Thin Car Travels Far

Volkswagen's canoe-skinny mini could do New York to D.C. on 1 gallon of gas.

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Volkswagen AG's latest idea-on-wheels can travel more than 100 kilometers on a single liter of fuel.

To listen to automakers snipe about tightening fuel economy standards, you'd think it impossible to squeeze more miles from a barrel of Extract of Arabia. This, of course, is not the case, particularly if you design a vehicle expressly to drive far and drink little.

Forget power, space, and speed: Volkswagen AG's latest idea-on-wheels does not address the requirements of the average American family driver. What it can do is travel more than 100 kilometers on a single liter of fuel. Translation: 235 miles per gallon.

The car's designers combined highly tuned aerodynamics, exotic materials, and a 0.3-liter diesel engine to achieve 0.99 liters per 100 kilometers. The project, the brainchild of engineer Thomas Gnsicke, is an engineering exercise and therefore has rather whimsical features. Most noticeable are the car's canoe-like proportions: It's 4 feet wide and 11 feet long. Occupants sit tandem, the passenger straddling the driver's seat, both wedged under a 4-foot-long gullwing canopy.

Three video cameras eliminate the mileage-reducing wind drag of rearview mirrors. Wheels are faired in, side-cooling air inlets open only when necessary, and even the keylocks have been replaced by a proximity unlocking system. The resulting coefficient of drag is 0.159, compared with 0.30 or so for most production cars.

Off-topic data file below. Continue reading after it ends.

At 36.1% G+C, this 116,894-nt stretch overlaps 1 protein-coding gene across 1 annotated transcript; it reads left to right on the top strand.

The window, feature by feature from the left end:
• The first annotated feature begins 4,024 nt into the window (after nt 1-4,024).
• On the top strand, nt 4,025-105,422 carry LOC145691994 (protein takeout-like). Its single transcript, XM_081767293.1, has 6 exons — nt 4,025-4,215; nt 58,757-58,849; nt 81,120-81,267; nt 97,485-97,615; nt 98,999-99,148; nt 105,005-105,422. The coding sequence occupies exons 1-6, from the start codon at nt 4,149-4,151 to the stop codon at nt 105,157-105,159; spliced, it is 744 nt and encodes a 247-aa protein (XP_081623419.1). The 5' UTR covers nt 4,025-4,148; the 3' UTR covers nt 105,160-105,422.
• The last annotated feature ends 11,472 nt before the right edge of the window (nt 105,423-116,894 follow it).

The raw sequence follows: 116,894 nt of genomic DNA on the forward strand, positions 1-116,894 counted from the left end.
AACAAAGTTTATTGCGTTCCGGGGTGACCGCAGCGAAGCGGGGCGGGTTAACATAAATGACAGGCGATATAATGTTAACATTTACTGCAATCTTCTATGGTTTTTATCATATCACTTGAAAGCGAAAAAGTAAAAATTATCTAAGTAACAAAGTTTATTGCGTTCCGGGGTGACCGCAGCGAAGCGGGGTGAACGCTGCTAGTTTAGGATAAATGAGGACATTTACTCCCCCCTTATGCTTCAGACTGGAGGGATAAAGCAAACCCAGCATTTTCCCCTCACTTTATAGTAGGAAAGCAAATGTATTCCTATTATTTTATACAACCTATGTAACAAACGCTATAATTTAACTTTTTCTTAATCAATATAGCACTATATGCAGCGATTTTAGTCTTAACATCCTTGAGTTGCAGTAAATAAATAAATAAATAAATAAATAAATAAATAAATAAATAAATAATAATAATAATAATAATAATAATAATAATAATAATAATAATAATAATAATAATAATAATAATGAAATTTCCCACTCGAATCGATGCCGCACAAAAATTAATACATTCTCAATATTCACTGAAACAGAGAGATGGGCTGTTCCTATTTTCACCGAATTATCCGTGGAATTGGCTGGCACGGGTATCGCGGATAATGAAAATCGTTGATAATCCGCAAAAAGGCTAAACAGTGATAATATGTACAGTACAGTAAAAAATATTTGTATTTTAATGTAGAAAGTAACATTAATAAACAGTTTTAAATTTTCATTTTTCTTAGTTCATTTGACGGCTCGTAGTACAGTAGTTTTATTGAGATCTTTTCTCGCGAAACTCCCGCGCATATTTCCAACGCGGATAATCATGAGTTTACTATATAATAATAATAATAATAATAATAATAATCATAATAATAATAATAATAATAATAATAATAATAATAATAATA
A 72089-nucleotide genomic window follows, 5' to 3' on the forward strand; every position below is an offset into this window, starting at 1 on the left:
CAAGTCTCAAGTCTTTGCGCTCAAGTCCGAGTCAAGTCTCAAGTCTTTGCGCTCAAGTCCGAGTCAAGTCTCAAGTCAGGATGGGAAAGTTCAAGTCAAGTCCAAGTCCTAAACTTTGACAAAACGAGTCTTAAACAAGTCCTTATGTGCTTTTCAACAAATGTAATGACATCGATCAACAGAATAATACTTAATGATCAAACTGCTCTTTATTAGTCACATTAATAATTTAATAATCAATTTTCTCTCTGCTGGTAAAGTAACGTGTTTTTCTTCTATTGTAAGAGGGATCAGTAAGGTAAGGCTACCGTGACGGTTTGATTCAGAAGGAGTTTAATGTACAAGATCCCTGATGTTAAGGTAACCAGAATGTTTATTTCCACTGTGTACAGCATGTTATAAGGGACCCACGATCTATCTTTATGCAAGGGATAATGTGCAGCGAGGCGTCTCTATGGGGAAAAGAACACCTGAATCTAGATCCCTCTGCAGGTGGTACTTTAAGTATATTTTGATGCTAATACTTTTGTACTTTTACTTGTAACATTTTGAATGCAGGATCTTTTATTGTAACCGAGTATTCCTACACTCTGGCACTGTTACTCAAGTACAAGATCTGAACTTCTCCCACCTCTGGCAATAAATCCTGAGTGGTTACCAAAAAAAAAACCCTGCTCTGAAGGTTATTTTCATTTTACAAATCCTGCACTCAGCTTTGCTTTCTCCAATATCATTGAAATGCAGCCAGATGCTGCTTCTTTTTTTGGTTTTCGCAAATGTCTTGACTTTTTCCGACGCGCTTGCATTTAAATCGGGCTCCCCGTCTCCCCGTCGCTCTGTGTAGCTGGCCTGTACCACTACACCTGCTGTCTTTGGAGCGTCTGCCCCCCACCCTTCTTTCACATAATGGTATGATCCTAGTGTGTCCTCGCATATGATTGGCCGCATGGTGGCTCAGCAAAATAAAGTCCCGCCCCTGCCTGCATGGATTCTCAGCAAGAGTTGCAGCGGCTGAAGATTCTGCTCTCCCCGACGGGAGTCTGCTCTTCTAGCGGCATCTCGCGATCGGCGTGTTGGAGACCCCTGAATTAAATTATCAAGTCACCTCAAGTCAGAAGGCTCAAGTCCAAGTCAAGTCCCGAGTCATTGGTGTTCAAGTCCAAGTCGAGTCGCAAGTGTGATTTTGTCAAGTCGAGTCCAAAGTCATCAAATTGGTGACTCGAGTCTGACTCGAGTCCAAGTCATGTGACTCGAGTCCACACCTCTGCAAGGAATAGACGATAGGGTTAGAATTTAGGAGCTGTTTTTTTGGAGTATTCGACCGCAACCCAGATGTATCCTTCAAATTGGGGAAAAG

The slinky carbon-fiber bodywork covering the magnesium frame is just the beginning of the unobtainium-based technology used throughout. The front suspension is a combination of titanium, aluminum, magnesium, and ceramics and weighs less than 18 pounds. The single-cylinder four-stroke engine has monoblock construction-there's no separate cylinder head-and is all aluminum. Fuel is atomized directly into the cylinder at 28,000 psi. Two overhead camshafts operate the one exhaust and two inlet valves. The fuel pump is magnesium, the exhaust system titanium.

The engine produces a thundering 8.5 horsepower and weighs only 57 pounds. It conspires with a 6-speed gearbox-magnesium housing, hollow shafts, titanium bolts-to pinch miles from the diesel fuel. The transmission shifts electronically, killing the engine when an onboard computer foresees an inkling of fuel savings. A starter-generator, with energy stored in nickel-metal batteries, rekindles the engine as necessary.

Because the electric motor only restarts the engine, the 1-liter car is not a hybrid. Gnsicke explains that if fuel economy wasn't paramount, the motor could be used to increase horsepower and torque by 30 percent. "But that's not the effect we wanted." In fact, he's not terribly specific about performance, other than to say that top speed exceeds 70 mph and that it's "not very quick in accelerating."

It can, he promises, "swim with the usual traffic." Who better to emphasize that point than Ferdinand Pich, chairman of VW? For the most recent board meeting in April, Pich drove the 1-liter car from Wolfsburg to Hamburg, 110 miles, averaging 264 miles per gallon on the way. That works out to an ultra-miserly 0.89 liters per 100 kilometers.

Of course, "0.89-liter car" doesn't quite have the same ring.

SIZING UP THE SMALL FRIES

How VW's 1-liter machine stacks up against the shortest-wheelbase vehicle on American roads today, the Mazda Miata.

VW 1-Liter Car

Length: 143.7 in.

Width: 49.1 in.

Height: 43.7 in.

Weight: 588 pounds

Peak Power: 8.5 hp

Fuel Capacity: 1.7 gal.

Mileage: 235 mpg

Mazda Miata

Length: 155.3 in.

Width: 66.0 in.

Height: 48.4 in.

Weight: 2,387 pounds

Peak Power: 142 hp

Fuel Capacity: 12.7 gal.

Mileage: 29 mpg